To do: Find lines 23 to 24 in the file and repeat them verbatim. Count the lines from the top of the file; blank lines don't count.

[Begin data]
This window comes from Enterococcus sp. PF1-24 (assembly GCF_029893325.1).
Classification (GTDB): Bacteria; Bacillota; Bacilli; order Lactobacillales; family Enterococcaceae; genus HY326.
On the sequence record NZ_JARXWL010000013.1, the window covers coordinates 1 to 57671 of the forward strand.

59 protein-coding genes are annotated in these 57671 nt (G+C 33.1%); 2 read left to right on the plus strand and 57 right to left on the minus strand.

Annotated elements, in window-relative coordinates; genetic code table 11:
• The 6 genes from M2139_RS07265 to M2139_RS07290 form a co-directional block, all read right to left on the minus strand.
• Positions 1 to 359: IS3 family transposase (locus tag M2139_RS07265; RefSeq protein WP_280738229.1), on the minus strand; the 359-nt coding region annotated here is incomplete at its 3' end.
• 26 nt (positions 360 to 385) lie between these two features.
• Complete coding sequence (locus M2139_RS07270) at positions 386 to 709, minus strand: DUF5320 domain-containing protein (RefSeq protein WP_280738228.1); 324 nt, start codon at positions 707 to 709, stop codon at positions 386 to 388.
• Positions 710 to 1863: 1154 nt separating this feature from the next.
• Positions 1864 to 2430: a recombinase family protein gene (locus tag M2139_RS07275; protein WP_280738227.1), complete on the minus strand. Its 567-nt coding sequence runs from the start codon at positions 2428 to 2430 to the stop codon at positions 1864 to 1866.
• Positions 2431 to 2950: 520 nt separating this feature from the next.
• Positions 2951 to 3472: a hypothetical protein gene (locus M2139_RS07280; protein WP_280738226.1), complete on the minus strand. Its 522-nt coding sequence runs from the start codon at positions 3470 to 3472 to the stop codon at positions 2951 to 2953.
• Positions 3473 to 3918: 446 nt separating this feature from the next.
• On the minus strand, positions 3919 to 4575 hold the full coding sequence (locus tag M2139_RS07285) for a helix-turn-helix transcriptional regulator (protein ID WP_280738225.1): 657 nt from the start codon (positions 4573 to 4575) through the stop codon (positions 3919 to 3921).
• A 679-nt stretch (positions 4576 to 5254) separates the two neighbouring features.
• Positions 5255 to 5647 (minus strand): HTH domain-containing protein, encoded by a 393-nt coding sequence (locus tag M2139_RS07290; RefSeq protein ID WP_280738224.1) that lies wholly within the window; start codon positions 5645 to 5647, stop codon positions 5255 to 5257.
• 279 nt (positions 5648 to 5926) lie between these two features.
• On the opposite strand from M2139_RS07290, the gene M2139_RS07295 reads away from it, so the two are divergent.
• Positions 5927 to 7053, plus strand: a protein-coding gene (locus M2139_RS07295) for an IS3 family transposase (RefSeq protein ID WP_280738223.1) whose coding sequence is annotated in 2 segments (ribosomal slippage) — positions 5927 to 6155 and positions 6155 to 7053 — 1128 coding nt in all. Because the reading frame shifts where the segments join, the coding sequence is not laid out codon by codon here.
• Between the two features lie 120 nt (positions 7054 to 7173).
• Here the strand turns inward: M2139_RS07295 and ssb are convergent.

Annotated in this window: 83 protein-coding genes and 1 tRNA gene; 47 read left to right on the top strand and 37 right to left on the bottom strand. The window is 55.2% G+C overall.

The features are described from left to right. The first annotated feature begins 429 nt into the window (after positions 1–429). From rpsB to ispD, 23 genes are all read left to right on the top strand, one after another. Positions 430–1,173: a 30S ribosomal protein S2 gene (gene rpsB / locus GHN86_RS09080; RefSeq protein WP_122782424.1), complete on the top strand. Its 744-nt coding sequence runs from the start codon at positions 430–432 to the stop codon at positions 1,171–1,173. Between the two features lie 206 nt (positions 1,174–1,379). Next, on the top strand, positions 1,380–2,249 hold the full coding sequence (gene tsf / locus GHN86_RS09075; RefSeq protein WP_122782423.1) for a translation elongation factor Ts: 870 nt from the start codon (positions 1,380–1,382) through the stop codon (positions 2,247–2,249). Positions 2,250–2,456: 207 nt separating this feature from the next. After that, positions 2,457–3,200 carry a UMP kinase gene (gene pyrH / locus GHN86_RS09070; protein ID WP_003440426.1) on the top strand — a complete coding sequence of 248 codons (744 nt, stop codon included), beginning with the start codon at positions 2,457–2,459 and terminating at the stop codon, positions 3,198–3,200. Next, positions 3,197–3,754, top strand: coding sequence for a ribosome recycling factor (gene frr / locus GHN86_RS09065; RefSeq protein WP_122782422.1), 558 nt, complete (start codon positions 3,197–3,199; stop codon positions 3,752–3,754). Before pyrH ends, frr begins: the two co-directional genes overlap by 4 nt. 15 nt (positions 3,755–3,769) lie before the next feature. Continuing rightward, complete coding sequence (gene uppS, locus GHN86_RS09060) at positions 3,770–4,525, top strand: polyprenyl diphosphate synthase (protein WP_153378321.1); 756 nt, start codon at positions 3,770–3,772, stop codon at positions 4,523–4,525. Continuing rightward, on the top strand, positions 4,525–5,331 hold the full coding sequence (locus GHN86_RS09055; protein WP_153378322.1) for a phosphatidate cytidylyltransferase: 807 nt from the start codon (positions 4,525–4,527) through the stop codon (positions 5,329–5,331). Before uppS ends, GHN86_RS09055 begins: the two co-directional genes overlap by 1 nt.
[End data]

Annotated in this window: 83 protein-coding genes and 1 tRNA gene; 47 read left to right on the top strand and 37 right to left on the bottom strand. The window is 55.2% G+C overall.

The features are described from left to right. The first annotated feature begins 429 nt into the window (after positions 1–429). From rpsB to ispD, 23 genes are all read left to right on the top strand, one after another. Positions 430–1,173: a 30S ribosomal protein S2 gene (gene rpsB / locus GHN86_RS09080; RefSeq protein WP_122782424.1), complete on the top strand. Its 744-nt coding sequence runs from the start codon at positions 430–432 to the stop codon at positions 1,171–1,173. Between the two features lie 206 nt (positions 1,174–1,379). Next, on the top strand, positions 1,380–2,249 hold the full coding sequence (gene tsf / locus GHN86_RS09075; RefSeq protein WP_122782423.1) for a translation elongation factor Ts: 870 nt from the start codon (positions 1,380–1,382) through the stop codon (positions 2,247–2,249). Positions 2,250–2,456: 207 nt separating this feature from the next. After that, positions 2,457–3,200 carry a UMP kinase gene (gene pyrH / locus GHN86_RS09070; protein ID WP_003440426.1) on the top strand — a complete coding sequence of 248 codons (744 nt, stop codon included), beginning with the start codon at positions 2,457–2,459 and terminating at the stop codon, positions 3,198–3,200. Next, positions 3,197–3,754, top strand: coding sequence for a ribosome recycling factor (gene frr / locus GHN86_RS09065; RefSeq protein WP_122782422.1), 558 nt, complete (start codon positions 3,197–3,199; stop codon positions 3,752–3,754). Before pyrH ends, frr begins: the two co-directional genes overlap by 4 nt. 15 nt (positions 3,755–3,769) lie before the next feature. Continuing rightward, complete coding sequence (gene uppS, locus GHN86_RS09060) at positions 3,770–4,525, top strand: polyprenyl diphosphate synthase (protein WP_153378321.1); 756 nt, start codon at positions 3,770–3,772, stop codon at positions 4,523–4,525. Continuing rightward, on the top strand, positions 4,525–5,331 hold the full coding sequence (locus GHN86_RS09055; protein WP_153378322.1) for a phosphatidate cytidylyltransferase: 807 nt from the start codon (positions 4,525–4,527) through the stop codon (positions 5,329–5,331). Before uppS ends, GHN86_RS09055 begins: the two co-directional genes overlap by 1 nt.